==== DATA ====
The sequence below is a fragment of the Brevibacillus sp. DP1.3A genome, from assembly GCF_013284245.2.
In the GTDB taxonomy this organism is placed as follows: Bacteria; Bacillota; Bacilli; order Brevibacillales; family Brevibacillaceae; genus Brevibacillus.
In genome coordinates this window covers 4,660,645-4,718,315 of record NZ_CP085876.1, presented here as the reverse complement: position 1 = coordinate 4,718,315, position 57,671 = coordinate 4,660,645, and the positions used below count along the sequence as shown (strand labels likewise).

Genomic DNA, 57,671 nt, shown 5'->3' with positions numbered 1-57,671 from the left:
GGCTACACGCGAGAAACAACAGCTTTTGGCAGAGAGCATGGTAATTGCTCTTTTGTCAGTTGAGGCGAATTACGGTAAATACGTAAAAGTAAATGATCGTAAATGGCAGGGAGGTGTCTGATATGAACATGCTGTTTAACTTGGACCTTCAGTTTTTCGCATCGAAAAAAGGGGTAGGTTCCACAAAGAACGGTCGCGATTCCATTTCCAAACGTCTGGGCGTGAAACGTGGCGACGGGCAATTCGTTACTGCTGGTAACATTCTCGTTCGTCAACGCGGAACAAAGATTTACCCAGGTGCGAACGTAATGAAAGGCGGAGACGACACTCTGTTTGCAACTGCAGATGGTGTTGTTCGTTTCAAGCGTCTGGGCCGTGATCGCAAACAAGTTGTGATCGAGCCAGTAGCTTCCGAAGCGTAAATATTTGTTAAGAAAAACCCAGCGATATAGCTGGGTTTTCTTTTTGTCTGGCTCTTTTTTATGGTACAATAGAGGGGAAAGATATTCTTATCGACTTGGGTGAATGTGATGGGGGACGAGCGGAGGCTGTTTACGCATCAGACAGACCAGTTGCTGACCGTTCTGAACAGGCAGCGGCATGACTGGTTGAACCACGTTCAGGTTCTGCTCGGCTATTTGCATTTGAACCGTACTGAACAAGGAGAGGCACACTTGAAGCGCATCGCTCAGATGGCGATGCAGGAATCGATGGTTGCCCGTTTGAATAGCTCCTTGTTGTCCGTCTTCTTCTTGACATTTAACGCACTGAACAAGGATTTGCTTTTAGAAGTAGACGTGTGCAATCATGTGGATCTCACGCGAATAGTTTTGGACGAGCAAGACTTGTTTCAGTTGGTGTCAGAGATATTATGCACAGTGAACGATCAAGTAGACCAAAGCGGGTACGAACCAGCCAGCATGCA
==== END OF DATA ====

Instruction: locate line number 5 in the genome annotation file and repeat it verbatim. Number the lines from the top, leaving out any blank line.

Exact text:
GGCTACACGCGAGAAACAACAGCTTTTGGCAGAGAGCATGGTAATTGCTCTTTTGTCAGTTGAGGCGAATTACGGTAAATACGTAAAAGTAAATGATCGTAAATGGCAGGGAGGTGTCTGATATGAACATGCTGTTTAACTTGGACCTTCAGTTTTTCGCATCGAAAAAAGGGGTAGGTTCCACAAAGAACGGTCGCGATTCCATTTCCAAACGTCTGGGCGTGAAACGTGGCGACGGGCAATTCGTTACTGCTGGTAACATTCTCGTTCGTCAACGCGGAACAAAGATTTACCCAGGTGCGAACGTAATGAAAGGCGGAGACGACACTCTGTTTGCAACTGCAGATGGTGTTGTTCGTTTCAAGCGTCTGGGCCGTGATCGCAAACAAGTTGTGATCGAGCCAGTAGCTTCCGAAGCGTAAATATTTGTTAAGAAAAACCCAGCGATATAGCTGGGTTTTCTTTTTGTCTGGCTCTTTTTTATGGTACAATAGAGGGGAAAGATATTCTTATCGACTTGGGTGAATGTGATGGGGGACGAGCGGAGGCTGTTTACGCATCAGACAGACCAGTTGCTGACCGTTCTGAACAGGCAGCGGCATGACTGGTTGAACCACGTTCAGGTTCTGCTCGGCTATTTGCATTTGAACCGTACTGAACAAGGAGAGGCACACTTGAAGCGCATCGCTCAGATGGCGATGCAGGAATCGATGGTTGCCCGTTTGAATAGCTCCTTGTTGTCCGTCTTCTTCTTGACATTTAACGCACTGAACAAGGATTTGCTTTTAGAAGTAGACGTGTGCAATCATGTGGATCTCACGCGAATAGTTTTGGACGAGCAAGACTTGTTTCAGTTGGTGTCAGAGATATTATGCACAGTGAACGATCAAGTAGACCAAAGCGGGTACGAACCAGCCAGCATGCA